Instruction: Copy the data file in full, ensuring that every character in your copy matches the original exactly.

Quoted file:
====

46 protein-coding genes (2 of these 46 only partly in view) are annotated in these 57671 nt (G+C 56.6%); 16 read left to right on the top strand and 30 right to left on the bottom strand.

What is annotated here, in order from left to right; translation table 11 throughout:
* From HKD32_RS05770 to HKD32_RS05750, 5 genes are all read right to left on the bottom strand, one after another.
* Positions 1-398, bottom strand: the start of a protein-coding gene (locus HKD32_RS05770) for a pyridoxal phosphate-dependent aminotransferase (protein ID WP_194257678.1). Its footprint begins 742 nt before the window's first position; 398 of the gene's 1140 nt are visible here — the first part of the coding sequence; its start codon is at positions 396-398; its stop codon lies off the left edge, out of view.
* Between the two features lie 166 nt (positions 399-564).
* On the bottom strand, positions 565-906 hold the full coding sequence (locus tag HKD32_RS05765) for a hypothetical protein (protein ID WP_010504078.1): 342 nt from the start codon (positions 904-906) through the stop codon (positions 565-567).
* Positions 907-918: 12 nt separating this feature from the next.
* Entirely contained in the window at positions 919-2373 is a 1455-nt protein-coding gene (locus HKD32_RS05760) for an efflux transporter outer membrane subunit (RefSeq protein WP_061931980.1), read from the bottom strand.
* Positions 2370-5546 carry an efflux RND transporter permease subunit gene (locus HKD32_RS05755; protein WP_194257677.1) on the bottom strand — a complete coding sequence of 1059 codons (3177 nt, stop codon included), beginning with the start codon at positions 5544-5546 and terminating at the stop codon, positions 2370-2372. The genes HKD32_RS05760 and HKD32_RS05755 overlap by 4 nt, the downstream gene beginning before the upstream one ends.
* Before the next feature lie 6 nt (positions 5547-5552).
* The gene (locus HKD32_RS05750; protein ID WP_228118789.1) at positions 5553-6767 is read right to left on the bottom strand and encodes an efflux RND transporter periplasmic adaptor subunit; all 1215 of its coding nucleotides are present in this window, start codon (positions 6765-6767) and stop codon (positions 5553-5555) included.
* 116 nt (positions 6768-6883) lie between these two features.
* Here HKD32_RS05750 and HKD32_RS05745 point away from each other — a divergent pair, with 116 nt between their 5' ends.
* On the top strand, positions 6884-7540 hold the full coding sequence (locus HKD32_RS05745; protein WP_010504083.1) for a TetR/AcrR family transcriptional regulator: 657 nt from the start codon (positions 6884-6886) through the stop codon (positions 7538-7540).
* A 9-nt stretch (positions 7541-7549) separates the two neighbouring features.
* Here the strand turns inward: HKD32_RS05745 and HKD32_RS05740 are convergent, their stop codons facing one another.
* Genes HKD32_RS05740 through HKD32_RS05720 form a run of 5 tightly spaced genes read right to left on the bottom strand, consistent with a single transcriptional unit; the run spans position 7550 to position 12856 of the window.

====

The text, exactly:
46 protein-coding genes (2 of these 46 only partly in view) are annotated in these 57671 nt (G+C 56.6%); 16 read left to right on the top strand and 30 right to left on the bottom strand.

What is annotated here, in order from left to right; translation table 11 throughout:
* From HKD32_RS05770 to HKD32_RS05750, 5 genes are all read right to left on the bottom strand, one after another.
* Positions 1-398, bottom strand: the start of a protein-coding gene (locus HKD32_RS05770) for a pyridoxal phosphate-dependent aminotransferase (protein ID WP_194257678.1). Its footprint begins 742 nt before the window's first position; 398 of the gene's 1140 nt are visible here — the first part of the coding sequence; its start codon is at positions 396-398; its stop codon lies off the left edge, out of view.
* Between the two features lie 166 nt (positions 399-564).
* On the bottom strand, positions 565-906 hold the full coding sequence (locus tag HKD32_RS05765) for a hypothetical protein (protein ID WP_010504078.1): 342 nt from the start codon (positions 904-906) through the stop codon (positions 565-567).
* Positions 907-918: 12 nt separating this feature from the next.
* Entirely contained in the window at positions 919-2373 is a 1455-nt protein-coding gene (locus HKD32_RS05760) for an efflux transporter outer membrane subunit (RefSeq protein WP_061931980.1), read from the bottom strand.
* Positions 2370-5546 carry an efflux RND transporter permease subunit gene (locus HKD32_RS05755; protein WP_194257677.1) on the bottom strand — a complete coding sequence of 1059 codons (3177 nt, stop codon included), beginning with the start codon at positions 5544-5546 and terminating at the stop codon, positions 2370-2372. The genes HKD32_RS05760 and HKD32_RS05755 overlap by 4 nt, the downstream gene beginning before the upstream one ends.
* Before the next feature lie 6 nt (positions 5547-5552).
* The gene (locus HKD32_RS05750; protein ID WP_228118789.1) at positions 5553-6767 is read right to left on the bottom strand and encodes an efflux RND transporter periplasmic adaptor subunit; all 1215 of its coding nucleotides are present in this window, start codon (positions 6765-6767) and stop codon (positions 5553-5555) included.
* 116 nt (positions 6768-6883) lie between these two features.
* Here HKD32_RS05750 and HKD32_RS05745 point away from each other — a divergent pair, with 116 nt between their 5' ends.
* On the top strand, positions 6884-7540 hold the full coding sequence (locus HKD32_RS05745; protein WP_010504083.1) for a TetR/AcrR family transcriptional regulator: 657 nt from the start codon (positions 6884-6886) through the stop codon (positions 7538-7540).
* A 9-nt stretch (positions 7541-7549) separates the two neighbouring features.
* Here the strand turns inward: HKD32_RS05745 and HKD32_RS05740 are convergent, their stop codons facing one another.
* Genes HKD32_RS05740 through HKD32_RS05720 form a run of 5 tightly spaced genes read right to left on the bottom strand, consistent with a single transcriptional unit; the run spans position 7550 to position 12856 of the window.